2014 visit to Aga Khan's island was also by private helicopter, Trudeau says
PM says he has been visiting Aga Khan 'at various places around the world' since he was 12
Prime Minister Justin Trudeau says he went to the Aga Khan's private island in the Bahamas at Christmas in 2014, when he was an MP and leader of the Liberal Party, travelling there on the wealthy philanthropist's private helicopter.
Trudeau made the remarks in response to a reporter's question at the closing news conference of the Liberal caucus retreat in Calgary, explaining the two men have been family friends since Trudeau was a child.
"The first time I went on vacation with the Aga Khan I was 12 years old," Trudeau said. "It was a family trip with my father and my brothers and we had a wonderful time in Greece with him there.
"I have seen him many times since then for dinners at his place, I've been at various places around the world, and yes, in Christmas of 2014 I spent some time with him on Bell Island as well."
Asked if he was taken there by the Aga Khan's private helicopter, Trudeau replied "yes."
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The Aga Khan is the Imam and spiritual leader of the world's approximately 15 million Ismaili Muslims who believe he is the direct descendant of Islam's Prophet Muhammad.
He is also the founder and head of the Aga Khan Development Network, which engages in charitable development work in some of the poorest parts of the world. The organization receives some of its funding from the federal government.
Trudeau has come under criticism ever since the National Post first reported that he and his family stayed at the Aga Khan's Bell Island home in the Bahamas for a post-Christmas vacation, also travelling there in the spiritual leader's private helicopter.
Also on the trip were Liberal MP Seamus O'Regan, his husband Steve Dousis, Liberal Party president Anna Gainey and her husband Tom Pitfield.
A question of ethics
Canada's Ethics Commissioner Mary Dawson is currently investigating Trudeau's most recent trip to the island, and his use of the Aga Khan's private helicopter to get there, to determine if it violated the Conflict of Interest Act.
Dawson is looking into whether Trudeau's trip violated sections 6, 11, 12 or 21 of the Act.
Section 11 of the Conflict of Interest Act prohibits office holders from accepting gifts that might be seen to influence them in an official power, duty or function, unless the gift is part of protocol or is from a relative or friend.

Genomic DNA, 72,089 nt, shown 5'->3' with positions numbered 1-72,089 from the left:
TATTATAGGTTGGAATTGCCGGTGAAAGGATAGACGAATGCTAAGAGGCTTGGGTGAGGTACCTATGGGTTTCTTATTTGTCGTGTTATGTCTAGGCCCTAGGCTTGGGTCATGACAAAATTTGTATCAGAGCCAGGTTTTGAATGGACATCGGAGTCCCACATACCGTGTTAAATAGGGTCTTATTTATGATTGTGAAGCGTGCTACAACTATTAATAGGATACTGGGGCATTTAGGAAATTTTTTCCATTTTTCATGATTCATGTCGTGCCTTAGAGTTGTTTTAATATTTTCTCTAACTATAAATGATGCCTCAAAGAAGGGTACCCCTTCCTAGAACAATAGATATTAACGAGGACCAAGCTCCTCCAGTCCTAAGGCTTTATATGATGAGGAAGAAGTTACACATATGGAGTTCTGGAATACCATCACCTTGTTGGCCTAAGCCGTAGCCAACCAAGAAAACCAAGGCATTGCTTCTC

Section 12 bars ministers from accepting travel on private aircraft unless it is required in his or her capacity as a public office holder or in exceptional circumstances or with prior approval of the commissioner.
Sections 6 and 21 require public office holders to recuse themselves from discussion, decision, debate or vote on any matter in which they may be in conflict of interest.
The prime minister's own Open and Accountable Government guidelines, issued shortly after he took office in 2015, also restrict sponsored travel unless it is "exceptional circumstances and only with the prior approval" of the ethics commissioner.
The maximum penalty Trudeau could face is a "notice of violation," though a finding of a breach of the act would give the opposition ammunition to question Trudeau's commitment to transparency and ethical conduct.
The Office of the Conflict of Interest and Ethics Commissioner of Canada was established in 2007 under then prime minister Stephen Harper.
Trudeau was subject to different conflict of interest rules as an opposition MP when he travelled by helicopter to Bell Island in 2014. The Conflict of Interest Code bars an MP from accepting gifts or benefits "that might reasonably be seen to have been given to influence the member in the exercise of a duty or function of his or her office."
Trudeau did not declare the 2014 trip as sponsored travel, according to documents on the Ethics Commissioner's website. Under a separate rule, MPs are only required to declare sponsored travel worth more than $200 that "arises from or relates to his or her position."
Trudeau has insisted his visits to Bell Island, which can only be reached by private aircraft or by water, were personal in nature because the Aga Khan is a long-time family friend.